Synonymous with both style and Indian flavor, mojiris are handmade leather footwear worn by women and men. Similar to the Punjabi jutti, tanned leather was traditionally handcrafted into closed shoes with slightly curling ends and embellishments. No one pair is unique among handcrafted pairs of these beauties. Today we are treated to designs that have been handed down by generations of artisans, so these ethnic moccasins are a timeless fashion statement.
What sets these soles apart?
What sets these north-Indian beauties apart from other footwear is the embellishment. Golden thread, mirrorwork, sequins, beads, even bells, are used to enhance these Indian moccasins. Mojiris are also distinguished from other footwear by the similarity of both the left and the right shoes – even now it can be difficult to tell them apart.
Who wore them?
Made famous by the Persian-influenced Mughal rulers, mojiris were then adopted by the richer classes of ancient Indian society including Hindu maharajahs, maharanis, zamindars and jagirdars (landowners). However, some historical accounts reveal that prior to the introduction of mojiris, most of India went barefoot! Mojiris are still worn in India, by everyone – from the boy next door to fashion bloggers and movie stars.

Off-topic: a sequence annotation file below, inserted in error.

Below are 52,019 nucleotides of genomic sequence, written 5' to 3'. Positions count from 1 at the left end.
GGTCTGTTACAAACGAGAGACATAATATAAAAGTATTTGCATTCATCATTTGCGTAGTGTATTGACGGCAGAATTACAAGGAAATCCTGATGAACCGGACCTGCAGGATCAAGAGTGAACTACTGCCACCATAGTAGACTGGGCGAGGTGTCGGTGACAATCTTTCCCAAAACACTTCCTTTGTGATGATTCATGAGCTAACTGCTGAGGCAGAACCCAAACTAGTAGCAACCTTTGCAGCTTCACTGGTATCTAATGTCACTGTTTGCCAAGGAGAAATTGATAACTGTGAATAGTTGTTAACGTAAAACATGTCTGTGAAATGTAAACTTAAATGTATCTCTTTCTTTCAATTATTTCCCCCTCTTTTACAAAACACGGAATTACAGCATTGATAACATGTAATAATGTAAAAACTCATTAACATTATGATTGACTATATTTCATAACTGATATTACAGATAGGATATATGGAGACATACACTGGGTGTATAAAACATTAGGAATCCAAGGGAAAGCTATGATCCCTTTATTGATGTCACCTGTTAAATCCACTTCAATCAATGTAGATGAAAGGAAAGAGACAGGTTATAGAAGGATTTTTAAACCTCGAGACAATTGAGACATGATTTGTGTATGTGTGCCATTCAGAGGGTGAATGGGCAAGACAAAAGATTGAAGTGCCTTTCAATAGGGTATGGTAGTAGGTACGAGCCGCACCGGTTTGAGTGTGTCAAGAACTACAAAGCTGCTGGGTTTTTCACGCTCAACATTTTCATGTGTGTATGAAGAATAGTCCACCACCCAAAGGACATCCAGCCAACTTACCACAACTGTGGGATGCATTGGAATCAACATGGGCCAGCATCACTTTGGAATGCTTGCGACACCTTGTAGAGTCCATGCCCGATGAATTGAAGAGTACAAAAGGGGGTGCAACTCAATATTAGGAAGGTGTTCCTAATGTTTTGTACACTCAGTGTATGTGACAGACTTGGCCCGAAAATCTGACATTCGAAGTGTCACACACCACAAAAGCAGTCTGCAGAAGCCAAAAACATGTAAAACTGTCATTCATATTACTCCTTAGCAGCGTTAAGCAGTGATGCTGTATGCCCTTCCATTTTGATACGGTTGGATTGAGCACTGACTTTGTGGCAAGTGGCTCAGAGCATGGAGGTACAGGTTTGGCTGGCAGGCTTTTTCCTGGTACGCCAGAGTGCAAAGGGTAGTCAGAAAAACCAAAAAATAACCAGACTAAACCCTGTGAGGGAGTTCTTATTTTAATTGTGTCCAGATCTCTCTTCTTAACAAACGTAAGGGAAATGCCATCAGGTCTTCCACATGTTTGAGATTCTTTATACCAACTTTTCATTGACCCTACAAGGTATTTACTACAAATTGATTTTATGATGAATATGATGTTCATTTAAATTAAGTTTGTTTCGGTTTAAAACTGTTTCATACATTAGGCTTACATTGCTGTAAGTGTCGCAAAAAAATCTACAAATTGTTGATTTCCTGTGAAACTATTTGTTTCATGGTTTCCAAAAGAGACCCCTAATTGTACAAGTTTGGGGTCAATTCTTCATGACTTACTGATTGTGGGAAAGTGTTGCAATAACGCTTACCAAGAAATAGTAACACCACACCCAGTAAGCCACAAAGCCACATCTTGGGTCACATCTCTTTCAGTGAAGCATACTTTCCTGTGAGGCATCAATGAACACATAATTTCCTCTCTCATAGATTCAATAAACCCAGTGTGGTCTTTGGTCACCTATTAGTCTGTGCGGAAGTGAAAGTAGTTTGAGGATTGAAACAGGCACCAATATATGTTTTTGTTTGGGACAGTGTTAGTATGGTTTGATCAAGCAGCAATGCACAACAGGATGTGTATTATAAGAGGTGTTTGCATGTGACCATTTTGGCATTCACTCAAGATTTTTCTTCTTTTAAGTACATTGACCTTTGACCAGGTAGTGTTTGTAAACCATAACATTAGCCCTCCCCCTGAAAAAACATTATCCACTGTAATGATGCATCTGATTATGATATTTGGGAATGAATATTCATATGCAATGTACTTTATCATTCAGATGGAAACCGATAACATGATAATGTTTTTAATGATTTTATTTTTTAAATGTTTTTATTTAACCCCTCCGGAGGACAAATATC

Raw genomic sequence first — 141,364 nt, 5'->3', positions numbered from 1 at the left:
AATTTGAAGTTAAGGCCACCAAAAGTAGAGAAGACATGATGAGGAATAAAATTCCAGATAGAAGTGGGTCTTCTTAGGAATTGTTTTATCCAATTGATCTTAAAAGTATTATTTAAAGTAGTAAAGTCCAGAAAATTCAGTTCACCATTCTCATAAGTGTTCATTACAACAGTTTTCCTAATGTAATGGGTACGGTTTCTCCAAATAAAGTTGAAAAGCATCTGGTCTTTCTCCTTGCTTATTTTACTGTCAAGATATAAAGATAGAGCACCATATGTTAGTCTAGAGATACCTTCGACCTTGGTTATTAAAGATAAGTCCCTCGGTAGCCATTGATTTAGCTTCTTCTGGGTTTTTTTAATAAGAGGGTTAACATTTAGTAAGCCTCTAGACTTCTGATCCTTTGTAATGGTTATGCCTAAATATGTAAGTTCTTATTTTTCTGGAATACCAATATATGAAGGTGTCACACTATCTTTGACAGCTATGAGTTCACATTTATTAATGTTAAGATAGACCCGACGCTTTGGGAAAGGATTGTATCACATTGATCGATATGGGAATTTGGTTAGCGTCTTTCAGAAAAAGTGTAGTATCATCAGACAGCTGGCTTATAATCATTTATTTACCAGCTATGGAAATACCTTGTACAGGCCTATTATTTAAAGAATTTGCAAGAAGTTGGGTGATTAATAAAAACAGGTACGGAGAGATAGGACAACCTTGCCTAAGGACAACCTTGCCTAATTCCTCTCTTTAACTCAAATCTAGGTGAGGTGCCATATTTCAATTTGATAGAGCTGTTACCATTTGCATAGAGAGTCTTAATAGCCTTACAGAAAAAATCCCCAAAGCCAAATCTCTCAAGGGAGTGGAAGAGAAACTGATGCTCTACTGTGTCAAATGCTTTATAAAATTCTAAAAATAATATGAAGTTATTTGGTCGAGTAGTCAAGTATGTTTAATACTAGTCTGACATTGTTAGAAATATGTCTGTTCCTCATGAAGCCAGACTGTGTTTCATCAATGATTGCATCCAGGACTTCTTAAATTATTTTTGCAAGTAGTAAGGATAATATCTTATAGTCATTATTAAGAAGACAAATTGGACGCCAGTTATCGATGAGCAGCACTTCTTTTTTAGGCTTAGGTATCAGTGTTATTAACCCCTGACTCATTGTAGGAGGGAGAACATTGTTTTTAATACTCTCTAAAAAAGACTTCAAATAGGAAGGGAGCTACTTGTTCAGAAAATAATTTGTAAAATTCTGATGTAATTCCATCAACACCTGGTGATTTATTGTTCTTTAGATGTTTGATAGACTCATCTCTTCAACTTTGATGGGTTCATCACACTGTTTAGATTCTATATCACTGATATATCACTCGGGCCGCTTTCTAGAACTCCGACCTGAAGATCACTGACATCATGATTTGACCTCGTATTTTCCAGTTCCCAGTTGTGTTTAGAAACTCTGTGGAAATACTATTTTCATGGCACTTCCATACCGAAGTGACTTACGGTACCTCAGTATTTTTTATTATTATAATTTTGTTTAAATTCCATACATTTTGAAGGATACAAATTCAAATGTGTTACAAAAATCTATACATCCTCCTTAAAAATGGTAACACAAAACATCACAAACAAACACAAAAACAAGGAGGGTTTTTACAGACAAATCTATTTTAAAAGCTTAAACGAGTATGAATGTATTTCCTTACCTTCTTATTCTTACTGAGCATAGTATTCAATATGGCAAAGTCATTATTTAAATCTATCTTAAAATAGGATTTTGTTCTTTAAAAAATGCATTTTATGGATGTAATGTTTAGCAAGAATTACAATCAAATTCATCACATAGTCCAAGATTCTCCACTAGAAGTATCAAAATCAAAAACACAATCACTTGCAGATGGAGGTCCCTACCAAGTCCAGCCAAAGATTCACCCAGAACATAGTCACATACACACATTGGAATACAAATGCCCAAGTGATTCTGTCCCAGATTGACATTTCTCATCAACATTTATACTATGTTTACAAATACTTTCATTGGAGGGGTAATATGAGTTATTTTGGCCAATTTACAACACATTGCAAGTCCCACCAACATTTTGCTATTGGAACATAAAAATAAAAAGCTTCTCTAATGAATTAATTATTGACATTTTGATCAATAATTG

What you can wear your mojiris with?
Whilst mojiris are mostly worn with ethnic apparel such as saris, lehengas, salwar suits, kurta-pyjamas, dhotis and on festive occasions, it’s perfectly acceptable to mix it up a bit, sartorially speaking! Try wearing your boyfriend jeans with a plain red kurta and mojiris to college. You could team a white dress with a mirrorwork vest and your favourite mojiris to channel your inner bohemian.
Where you can buy them
The best place to pick up a pair of mojiris is at your city’s local bazaar. If you prefer to shop online, then there is also a plethora of options available there. We recommend the designer options from Delhi-based label Needle Dust for women and kids. We also like the mojiris available on the Fab India website for the entire family as well as the fun Punjabi-style juttis from Juttigram.
Given how much bling there usually is on a pair of mojiris, it is wise to team solid colors and avoid prints so you don’t end up looking like a bewildered bride. Both mojiris and juttis can be a trifle narrow so if you have wider feet then it would be ideal if you had your fancy footwear custom-made by an expert artisan. And if ever you want to indulge in a pair for your fabulous feet, just remember that you are supporting an artisan and contributing to the arts with your purchase!